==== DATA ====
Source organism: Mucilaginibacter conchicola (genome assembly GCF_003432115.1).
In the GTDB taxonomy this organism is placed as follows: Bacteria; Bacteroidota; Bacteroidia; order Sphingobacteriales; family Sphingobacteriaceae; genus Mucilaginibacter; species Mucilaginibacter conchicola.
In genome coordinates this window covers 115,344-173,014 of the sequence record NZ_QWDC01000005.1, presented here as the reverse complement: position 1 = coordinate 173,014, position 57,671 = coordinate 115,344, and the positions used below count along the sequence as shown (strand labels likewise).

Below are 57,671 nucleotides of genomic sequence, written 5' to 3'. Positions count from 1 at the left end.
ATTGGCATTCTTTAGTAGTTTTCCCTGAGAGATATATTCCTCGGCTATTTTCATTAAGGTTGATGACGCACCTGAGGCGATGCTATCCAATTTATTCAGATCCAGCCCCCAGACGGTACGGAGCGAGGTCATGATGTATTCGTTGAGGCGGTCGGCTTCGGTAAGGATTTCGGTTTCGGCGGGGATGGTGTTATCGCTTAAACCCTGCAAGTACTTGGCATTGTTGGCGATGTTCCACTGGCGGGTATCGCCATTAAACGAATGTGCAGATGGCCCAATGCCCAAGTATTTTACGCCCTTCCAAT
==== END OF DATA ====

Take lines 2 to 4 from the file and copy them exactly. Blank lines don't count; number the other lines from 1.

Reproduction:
In the GTDB taxonomy this organism is placed as follows: Bacteria; Bacteroidota; Bacteroidia; order Sphingobacteriales; family Sphingobacteriaceae; genus Mucilaginibacter; species Mucilaginibacter conchicola.
In genome coordinates this window covers 115,344-173,014 of the sequence record NZ_QWDC01000005.1, presented here as the reverse complement: position 1 = coordinate 173,014, position 57,671 = coordinate 115,344, and the positions used below count along the sequence as shown (strand labels likewise).

Below are 57,671 nucleotides of genomic sequence, written 5' to 3'. Positions count from 1 at the left end.